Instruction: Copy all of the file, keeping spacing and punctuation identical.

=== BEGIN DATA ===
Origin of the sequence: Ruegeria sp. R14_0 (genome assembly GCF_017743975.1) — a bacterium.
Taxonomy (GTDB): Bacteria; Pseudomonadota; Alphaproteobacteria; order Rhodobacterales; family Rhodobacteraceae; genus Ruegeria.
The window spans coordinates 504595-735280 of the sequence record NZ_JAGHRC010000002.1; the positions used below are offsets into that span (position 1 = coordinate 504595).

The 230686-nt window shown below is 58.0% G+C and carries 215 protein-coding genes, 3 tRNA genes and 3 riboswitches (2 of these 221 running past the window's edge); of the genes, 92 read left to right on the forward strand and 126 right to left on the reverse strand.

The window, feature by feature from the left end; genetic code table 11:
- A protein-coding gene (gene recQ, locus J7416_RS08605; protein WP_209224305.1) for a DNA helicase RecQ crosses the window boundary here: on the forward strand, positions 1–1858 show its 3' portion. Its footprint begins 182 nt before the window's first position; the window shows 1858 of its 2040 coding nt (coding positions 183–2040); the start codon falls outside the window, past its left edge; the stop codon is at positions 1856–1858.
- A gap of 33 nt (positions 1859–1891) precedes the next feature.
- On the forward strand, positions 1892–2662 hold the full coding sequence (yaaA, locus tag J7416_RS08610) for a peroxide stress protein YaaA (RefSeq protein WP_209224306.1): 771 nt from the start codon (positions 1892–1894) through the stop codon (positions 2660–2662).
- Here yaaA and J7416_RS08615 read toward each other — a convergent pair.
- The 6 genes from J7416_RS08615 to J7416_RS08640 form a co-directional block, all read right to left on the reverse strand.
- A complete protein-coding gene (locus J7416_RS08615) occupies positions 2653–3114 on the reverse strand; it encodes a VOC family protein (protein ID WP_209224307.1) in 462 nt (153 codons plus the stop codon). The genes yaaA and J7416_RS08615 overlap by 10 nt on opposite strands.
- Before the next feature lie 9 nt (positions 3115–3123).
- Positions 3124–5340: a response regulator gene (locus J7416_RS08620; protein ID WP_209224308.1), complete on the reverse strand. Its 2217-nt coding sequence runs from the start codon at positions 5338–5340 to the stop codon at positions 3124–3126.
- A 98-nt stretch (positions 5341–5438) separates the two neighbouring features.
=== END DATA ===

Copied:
Origin of the sequence: Ruegeria sp. R14_0 (genome assembly GCF_017743975.1) — a bacterium.
Taxonomy (GTDB): Bacteria; Pseudomonadota; Alphaproteobacteria; order Rhodobacterales; family Rhodobacteraceae; genus Ruegeria.
The window spans coordinates 504595-735280 of the sequence record NZ_JAGHRC010000002.1; the positions used below are offsets into that span (position 1 = coordinate 504595).

The 230686-nt window shown below is 58.0% G+C and carries 215 protein-coding genes, 3 tRNA genes and 3 riboswitches (2 of these 221 running past the window's edge); of the genes, 92 read left to right on the forward strand and 126 right to left on the reverse strand.

The window, feature by feature from the left end; genetic code table 11:
- A protein-coding gene (gene recQ, locus J7416_RS08605; protein WP_209224305.1) for a DNA helicase RecQ crosses the window boundary here: on the forward strand, positions 1–1858 show its 3' portion. Its footprint begins 182 nt before the window's first position; the window shows 1858 of its 2040 coding nt (coding positions 183–2040); the start codon falls outside the window, past its left edge; the stop codon is at positions 1856–1858.
- A gap of 33 nt (positions 1859–1891) precedes the next feature.
- On the forward strand, positions 1892–2662 hold the full coding sequence (yaaA, locus tag J7416_RS08610) for a peroxide stress protein YaaA (RefSeq protein WP_209224306.1): 771 nt from the start codon (positions 1892–1894) through the stop codon (positions 2660–2662).
- Here yaaA and J7416_RS08615 read toward each other — a convergent pair.
- The 6 genes from J7416_RS08615 to J7416_RS08640 form a co-directional block, all read right to left on the reverse strand.
- A complete protein-coding gene (locus J7416_RS08615) occupies positions 2653–3114 on the reverse strand; it encodes a VOC family protein (protein ID WP_209224307.1) in 462 nt (153 codons plus the stop codon). The genes yaaA and J7416_RS08615 overlap by 10 nt on opposite strands.
- Before the next feature lie 9 nt (positions 3115–3123).
- Positions 3124–5340: a response regulator gene (locus J7416_RS08620; protein ID WP_209224308.1), complete on the reverse strand. Its 2217-nt coding sequence runs from the start codon at positions 5338–5340 to the stop codon at positions 3124–3126.
- A 98-nt stretch (positions 5341–5438) separates the two neighbouring features.